Board Certified Behavior Analyst (BCBA)
Board Certified Behavior Analyst® (BCBA®) jobs are all about understanding why people behave as they do. They also involve making plans to modify or improve challenging behaviors.
BCBAs use the principles of Applied Behavior Analysis (ABA).
ABA is the science of understanding and improving human behavior. It uses the principles of behaviorism to make meaningful and positive changes in people’s lives.
According to behaviorism, we learn all behaviors through our responses to environmental stimuli. “Although some people feel apprehensive about ABA because it sounds ‘technical,’” writes Loren Gentile, M.Ed, BCBA, LBS, “it’s simply another way to teach.”
Behavior analysts examine a given behavior according to the “ABC model.” This model allows observation and measurement of the behavior’s various aspects:
- Antecedent (what happens immediately prior to the behavior).
- Behavior itself.
- Consequence (what happens immediately after the behavior).
Having collected and analyzed this data, the BCBA now understands what function the behavior may serve. The analyst then designs and implements ways to modify undesired behaviors and replace them with desired ones.
As part of their jobs, BCBAs may also supervise:
- Board Certified Assistant Behavior Analysts® BCABAs® (an undergraduate-level certification).
- Registered Behavior Technicians™ (RBTs®).
- Others who implement behavior-analytic interventions.
Board Certified Behavior Analysts in the Educational Setting
In school-based BCBA jobs, these specialists assess students’ behaviors when undesirable behaviors interfere with and disrupt their own or their peers’ learning.
Not all disruptive behaviors at school warrant a full, formal Functional Behavioral Assessment (FBA). In schools using a Multi-Tiered System of Supports (MTSS) approach to related services, BCBAs can introduce teachers and staff to Tier 1 behavioral health interventions.
Tier 1 interventions equip teachers and staff to deal with common behavioral issues on their own. They free the BCBA to focus on students whose severe developmental, learning, emotional disabilities, aggression, and mental health disorders significantly impede academic progress.
In these more serious cases, the BCBA leads an FBA team. The team includes teachers, administrators, other clinicians working with the student, the student, and the student’s family.
Board Certified Behavior Analysts, FBAs, and BIPs
The behavioral analysis process begins when BCBAs gather information about conditions surrounding the student’s behavior and ask the student and others questions to find out more.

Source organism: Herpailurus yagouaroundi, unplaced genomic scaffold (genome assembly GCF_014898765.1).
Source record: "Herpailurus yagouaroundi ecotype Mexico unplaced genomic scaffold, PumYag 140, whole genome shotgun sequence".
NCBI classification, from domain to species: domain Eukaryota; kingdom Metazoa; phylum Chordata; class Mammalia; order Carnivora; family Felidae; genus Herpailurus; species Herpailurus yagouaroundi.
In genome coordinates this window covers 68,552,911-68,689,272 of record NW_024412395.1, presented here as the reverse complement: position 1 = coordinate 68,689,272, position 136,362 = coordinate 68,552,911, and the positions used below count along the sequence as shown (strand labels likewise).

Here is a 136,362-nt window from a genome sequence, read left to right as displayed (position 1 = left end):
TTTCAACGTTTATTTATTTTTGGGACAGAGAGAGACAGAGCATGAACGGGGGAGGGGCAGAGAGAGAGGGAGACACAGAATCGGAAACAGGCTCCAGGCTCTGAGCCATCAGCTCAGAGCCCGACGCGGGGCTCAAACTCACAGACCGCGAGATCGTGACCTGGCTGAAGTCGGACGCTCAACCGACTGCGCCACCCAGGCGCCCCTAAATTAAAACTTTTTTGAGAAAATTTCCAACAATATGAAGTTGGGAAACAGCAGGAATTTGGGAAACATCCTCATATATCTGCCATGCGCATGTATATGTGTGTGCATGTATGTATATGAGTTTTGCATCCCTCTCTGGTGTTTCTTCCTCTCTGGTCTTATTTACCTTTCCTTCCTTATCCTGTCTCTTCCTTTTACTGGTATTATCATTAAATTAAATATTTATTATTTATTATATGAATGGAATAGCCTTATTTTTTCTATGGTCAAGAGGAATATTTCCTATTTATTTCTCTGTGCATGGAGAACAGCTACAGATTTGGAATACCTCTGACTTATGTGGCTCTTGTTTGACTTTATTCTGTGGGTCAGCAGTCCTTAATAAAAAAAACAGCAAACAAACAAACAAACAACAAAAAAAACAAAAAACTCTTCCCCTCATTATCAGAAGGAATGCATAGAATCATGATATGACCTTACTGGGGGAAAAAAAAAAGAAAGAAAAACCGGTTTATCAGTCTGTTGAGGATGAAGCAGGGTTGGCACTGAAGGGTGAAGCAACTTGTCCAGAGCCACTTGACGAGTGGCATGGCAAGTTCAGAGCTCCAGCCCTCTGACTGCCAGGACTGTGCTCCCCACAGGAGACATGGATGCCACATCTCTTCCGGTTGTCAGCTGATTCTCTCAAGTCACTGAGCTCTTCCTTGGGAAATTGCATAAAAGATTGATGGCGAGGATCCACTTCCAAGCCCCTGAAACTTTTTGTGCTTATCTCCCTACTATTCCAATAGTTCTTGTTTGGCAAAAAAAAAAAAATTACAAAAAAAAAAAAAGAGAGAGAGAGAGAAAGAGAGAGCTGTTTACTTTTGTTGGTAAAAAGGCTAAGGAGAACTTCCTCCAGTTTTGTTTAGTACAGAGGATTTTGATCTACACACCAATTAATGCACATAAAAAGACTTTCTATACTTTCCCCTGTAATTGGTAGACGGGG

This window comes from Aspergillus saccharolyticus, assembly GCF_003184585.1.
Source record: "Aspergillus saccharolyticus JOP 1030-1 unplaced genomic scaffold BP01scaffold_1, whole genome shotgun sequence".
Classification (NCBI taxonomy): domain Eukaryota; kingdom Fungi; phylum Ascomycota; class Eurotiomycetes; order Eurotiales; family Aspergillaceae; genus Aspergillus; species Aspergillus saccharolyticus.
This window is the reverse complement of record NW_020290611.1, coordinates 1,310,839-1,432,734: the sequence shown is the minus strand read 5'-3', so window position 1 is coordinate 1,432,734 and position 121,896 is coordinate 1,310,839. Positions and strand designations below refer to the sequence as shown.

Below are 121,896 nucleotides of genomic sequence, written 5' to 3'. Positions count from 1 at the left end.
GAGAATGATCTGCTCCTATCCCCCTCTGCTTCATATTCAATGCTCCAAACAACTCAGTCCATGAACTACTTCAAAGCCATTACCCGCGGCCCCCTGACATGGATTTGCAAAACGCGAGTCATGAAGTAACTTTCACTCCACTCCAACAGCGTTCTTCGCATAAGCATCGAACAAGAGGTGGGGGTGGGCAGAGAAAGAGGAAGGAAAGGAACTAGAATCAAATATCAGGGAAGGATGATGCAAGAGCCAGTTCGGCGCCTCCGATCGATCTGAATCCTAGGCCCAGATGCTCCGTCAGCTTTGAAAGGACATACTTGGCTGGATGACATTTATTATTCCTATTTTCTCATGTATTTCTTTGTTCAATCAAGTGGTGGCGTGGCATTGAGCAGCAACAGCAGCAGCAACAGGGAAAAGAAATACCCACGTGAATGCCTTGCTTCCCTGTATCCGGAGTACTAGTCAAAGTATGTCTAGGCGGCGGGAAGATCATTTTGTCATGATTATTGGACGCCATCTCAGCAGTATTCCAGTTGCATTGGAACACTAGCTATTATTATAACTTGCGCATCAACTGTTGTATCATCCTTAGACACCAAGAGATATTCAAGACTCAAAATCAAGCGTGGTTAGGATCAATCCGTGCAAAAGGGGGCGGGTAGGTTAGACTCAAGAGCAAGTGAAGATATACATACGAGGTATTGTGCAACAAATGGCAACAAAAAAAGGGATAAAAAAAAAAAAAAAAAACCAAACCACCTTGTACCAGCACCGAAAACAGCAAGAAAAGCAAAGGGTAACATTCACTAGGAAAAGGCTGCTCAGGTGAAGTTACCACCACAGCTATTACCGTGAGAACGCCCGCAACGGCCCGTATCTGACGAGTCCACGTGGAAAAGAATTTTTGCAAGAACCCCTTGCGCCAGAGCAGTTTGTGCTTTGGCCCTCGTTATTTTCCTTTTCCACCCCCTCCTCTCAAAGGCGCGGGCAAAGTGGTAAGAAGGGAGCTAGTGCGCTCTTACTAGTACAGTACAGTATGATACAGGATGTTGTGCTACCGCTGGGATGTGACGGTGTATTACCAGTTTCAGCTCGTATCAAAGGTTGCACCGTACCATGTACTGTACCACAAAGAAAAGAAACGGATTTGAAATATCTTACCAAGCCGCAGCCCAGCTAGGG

BCBAs then continue the assessment using one of three main approaches:
Using such tools as questionnaires and rating scales.
Watching the student’s behavior in class and other school environments.
Formulating and testing hypotheses.
Following the assessment, the BCBA leads the team in drafting a Behavior Intervention Plan (BIP). It consists of one-to-three targeted intervention recommendations, teaching and rewarding the student for clearly defined, measurable, replacement behaviors.
A student’s Individualized Education Program (IEP) may specify ABA. The BCBA then works with the IEP team to provide a comprehensive behavior management approach.
BCBAs collaborate with teachers to develop strategies for supporting students’ treatment plans through appropriate modifications to the learning environment.
Requirements for Becoming a Board Certified Behavior Analyst
Board Certified Behavior Analyst training is graduate-level work in behavior analysis.
Candidates may meet the requirements for BCBA certification (established by the Behavior Analyst Certification Board®) through one of several pathways.
Criteria differ based on whether you’ll be applying before or after January 1, 2022. But, in all cases, candidates must:
- Hold a graduate degree (master’s degree or doctoral degree) in behavior analysis, education, or psychology (from a qualifying institution.)
- Complete a defined practical experience: supervised independent fieldwork, a practicum, or an intensive practicum. Candidates may also accrue hours in a combination of these three categories.
- Pass the BCBA certification examination. The BCBA exam is a four-hour, 160-question test. It covers 11 content areas in basic behavior analytic skills and client-centered responsibilities.
BCBAs must also adhere to the Behavior Analyst Certification Board’s ethical guidelines.
Become a BCBA on the PTS Behavioral Health Team
If you are, or soon will be, a BCBA who wants to…
- Play a pivotal and powerful role in helping students experience greater educational success.
- Accelerate your professional growth on an established, innovative team of related service providers.
- Enjoy more flexibility and freedom in setting your schedule and balancing work and life.
…then review PTS’ currently available full- and part-time Board Certified Behavior Analyst jobs on this page.
PTS has been a trusted related services delivery leader in the greater Delaware Valley for more than 20 years. Our commitment to our clinicians includes:
- On the job supervision and mentorship.
- Free access to an ever-growing library of industry-standard assessments and other resources.
- Continued opportunities for professional growth and networking.
You’ll also want to look into these resources for BCBAs from PTS:
- Beyond the BCBA Study Guide: Exam Success Strategies
- Five School-Based Behavioral Health Fundamentals
- Tier 1 Interventions for Behavior Packet